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Amendment by local legislator passes
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Georgia voters last week approved an amendment to the state's Constitution that imposes additional fees for reckless driving violations when they are pleaded down from driving under the influence.

The additional funds will be distributed to the Brain and Spinal Injury Trust Commission.

State Rep. Kevin Tanner, R-Dawsonville, in his freshman session as a member of the Georgia General Assembly, was the primary author and sponsor of House Bill 870 and House Resolution 1183 during the past legislative session.

"This has been a good learning experience, not only to pass the legislation but to be a part of the Constitutional Amendment process," he said. "It's been a great honor to be the author of one of the only two Constitutional Amendments on the ballot over the past two years."

The resolution passed overwhelmingly in both houses and then by a margin of nearly 70 percent on the Nov. 4 statewide ballot.

"I was pleased with the outcome of the vote and pleased that the amendment passed," Tanner said. "I'm looking forward to seeing the results as the Brain and Spinal Injury Trust Commission will be able to assist many more deserving individuals."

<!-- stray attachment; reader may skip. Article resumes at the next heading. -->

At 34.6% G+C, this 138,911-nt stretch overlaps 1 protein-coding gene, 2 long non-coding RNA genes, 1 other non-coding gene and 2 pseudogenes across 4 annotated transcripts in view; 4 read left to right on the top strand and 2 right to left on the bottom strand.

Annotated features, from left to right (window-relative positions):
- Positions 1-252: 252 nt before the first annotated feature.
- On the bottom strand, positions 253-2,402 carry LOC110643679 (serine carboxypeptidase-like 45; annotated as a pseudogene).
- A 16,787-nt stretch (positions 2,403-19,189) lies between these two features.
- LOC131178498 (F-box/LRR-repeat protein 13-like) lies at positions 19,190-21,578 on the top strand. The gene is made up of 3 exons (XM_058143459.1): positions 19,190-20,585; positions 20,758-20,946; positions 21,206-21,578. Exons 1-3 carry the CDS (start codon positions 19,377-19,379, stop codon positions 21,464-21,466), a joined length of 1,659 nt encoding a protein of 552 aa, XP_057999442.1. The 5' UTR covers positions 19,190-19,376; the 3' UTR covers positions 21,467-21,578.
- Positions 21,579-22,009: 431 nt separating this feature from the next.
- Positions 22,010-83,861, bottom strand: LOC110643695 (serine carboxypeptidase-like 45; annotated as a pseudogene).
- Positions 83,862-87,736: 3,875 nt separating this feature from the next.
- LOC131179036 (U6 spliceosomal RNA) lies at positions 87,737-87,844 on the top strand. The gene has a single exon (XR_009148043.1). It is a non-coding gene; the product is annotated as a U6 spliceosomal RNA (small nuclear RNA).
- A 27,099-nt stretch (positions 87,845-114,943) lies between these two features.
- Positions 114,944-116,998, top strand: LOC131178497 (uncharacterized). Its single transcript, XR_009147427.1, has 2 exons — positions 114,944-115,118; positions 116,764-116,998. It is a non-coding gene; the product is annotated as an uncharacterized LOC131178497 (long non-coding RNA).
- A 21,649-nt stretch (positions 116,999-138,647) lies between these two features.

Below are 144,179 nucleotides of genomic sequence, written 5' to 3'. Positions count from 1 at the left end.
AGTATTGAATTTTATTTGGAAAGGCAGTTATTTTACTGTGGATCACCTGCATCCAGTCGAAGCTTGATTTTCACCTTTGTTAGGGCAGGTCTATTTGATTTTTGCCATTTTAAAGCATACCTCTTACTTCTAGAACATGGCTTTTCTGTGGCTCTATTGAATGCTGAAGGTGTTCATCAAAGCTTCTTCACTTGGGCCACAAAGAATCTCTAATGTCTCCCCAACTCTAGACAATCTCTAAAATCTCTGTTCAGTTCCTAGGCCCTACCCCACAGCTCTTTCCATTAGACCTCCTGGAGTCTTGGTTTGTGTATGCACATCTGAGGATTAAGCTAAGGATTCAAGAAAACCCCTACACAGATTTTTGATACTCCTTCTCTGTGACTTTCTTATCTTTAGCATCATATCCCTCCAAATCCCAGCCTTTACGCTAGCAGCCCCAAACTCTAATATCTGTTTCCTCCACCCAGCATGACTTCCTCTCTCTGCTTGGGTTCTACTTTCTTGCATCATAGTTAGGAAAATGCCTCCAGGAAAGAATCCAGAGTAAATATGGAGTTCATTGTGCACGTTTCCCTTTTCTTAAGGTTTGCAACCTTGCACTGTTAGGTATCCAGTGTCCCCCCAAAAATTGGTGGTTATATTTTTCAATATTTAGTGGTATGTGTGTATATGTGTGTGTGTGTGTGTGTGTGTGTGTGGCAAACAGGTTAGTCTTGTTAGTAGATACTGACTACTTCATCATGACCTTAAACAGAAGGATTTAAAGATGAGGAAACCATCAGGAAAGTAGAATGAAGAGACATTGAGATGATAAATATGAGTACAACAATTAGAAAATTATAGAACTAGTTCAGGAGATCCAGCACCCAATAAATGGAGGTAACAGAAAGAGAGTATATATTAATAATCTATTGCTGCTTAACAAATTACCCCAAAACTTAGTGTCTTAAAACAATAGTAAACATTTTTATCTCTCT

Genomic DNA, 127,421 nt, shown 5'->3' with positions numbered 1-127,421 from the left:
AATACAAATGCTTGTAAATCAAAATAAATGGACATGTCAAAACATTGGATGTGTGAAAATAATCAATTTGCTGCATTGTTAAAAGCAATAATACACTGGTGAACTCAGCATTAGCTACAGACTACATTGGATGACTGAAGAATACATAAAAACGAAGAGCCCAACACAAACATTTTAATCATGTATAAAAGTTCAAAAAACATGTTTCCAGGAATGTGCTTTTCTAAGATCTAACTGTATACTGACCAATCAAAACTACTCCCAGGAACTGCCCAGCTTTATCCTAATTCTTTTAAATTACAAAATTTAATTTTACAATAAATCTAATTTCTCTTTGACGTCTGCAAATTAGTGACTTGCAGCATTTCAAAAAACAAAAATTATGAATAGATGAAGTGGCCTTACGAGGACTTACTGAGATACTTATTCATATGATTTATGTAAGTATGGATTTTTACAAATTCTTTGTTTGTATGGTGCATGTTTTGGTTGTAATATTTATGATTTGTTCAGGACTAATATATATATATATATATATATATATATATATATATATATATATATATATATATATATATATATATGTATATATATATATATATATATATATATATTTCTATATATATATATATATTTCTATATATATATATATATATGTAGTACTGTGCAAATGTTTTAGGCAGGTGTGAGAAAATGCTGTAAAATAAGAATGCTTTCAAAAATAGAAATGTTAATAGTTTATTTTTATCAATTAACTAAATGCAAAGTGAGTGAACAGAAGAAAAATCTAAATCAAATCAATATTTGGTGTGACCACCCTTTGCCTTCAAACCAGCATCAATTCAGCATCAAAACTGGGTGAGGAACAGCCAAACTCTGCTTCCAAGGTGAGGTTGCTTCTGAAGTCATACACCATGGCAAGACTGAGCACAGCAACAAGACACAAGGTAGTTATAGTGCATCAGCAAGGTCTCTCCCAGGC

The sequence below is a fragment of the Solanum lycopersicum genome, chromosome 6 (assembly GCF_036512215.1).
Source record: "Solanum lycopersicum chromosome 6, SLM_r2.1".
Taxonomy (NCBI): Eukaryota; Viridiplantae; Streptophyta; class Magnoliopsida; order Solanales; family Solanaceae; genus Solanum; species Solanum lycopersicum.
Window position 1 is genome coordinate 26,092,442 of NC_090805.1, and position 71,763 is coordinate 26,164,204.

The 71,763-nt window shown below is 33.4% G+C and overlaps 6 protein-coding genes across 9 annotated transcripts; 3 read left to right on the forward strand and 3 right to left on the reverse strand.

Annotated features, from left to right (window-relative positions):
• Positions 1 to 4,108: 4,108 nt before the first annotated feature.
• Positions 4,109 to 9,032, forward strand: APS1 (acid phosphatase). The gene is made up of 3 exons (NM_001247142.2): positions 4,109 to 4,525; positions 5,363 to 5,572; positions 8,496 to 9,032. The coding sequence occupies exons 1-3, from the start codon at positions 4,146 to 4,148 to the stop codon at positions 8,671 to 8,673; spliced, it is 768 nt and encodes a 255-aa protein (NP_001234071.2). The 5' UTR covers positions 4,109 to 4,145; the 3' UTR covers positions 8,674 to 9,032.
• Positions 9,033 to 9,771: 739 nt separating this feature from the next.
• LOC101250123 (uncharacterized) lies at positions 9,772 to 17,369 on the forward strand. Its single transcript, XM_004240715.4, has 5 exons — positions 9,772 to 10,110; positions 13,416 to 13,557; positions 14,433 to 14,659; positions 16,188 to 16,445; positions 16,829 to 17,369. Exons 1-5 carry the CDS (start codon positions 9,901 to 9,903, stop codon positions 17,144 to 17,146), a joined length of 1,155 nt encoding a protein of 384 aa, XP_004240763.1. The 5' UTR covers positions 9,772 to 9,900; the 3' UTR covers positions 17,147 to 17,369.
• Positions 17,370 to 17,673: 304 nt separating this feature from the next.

Tanner said initial conversations that led to the passage began when he was made aware of the number of DUI charges that had in recent years been pleaded down to reckless driving convictions.

"This was a way to deter prosecutors from pleading down so many. The root of the issue is that reckless driving is also causing these injuries," he said.

Funding from surcharges for DUI convictions is down about 25 percent from 41,000 in 2008 to 29,000 in 2013, according to Craig Young, spokesman for the commission.

"The commission receives no tax dollars and its only funding currently comes from a DUI conviction surcharge," he said.

Since 2002, the commission has approved more than $20 million dollars in grants to Georgians with traumatic brain and spinal cord injuries for their post-acute care and rehabilitation.

For his work on the resolution, Tanner, in September, was presented with the commission's 2014 Pathfinder Award. He was also named legislator of the year by the Brain Injury Association of Georgia.

"Representative Tanner's leadership on this important funding bill would help the commission continue to meet the needs of Georgians with these catastrophic injuries," Young said.

"The commission is very appreciative of the energy and vision Rep. Tanner provided to help meet both the current and future needs of families as they aspire to lives of independence in their communities."

 

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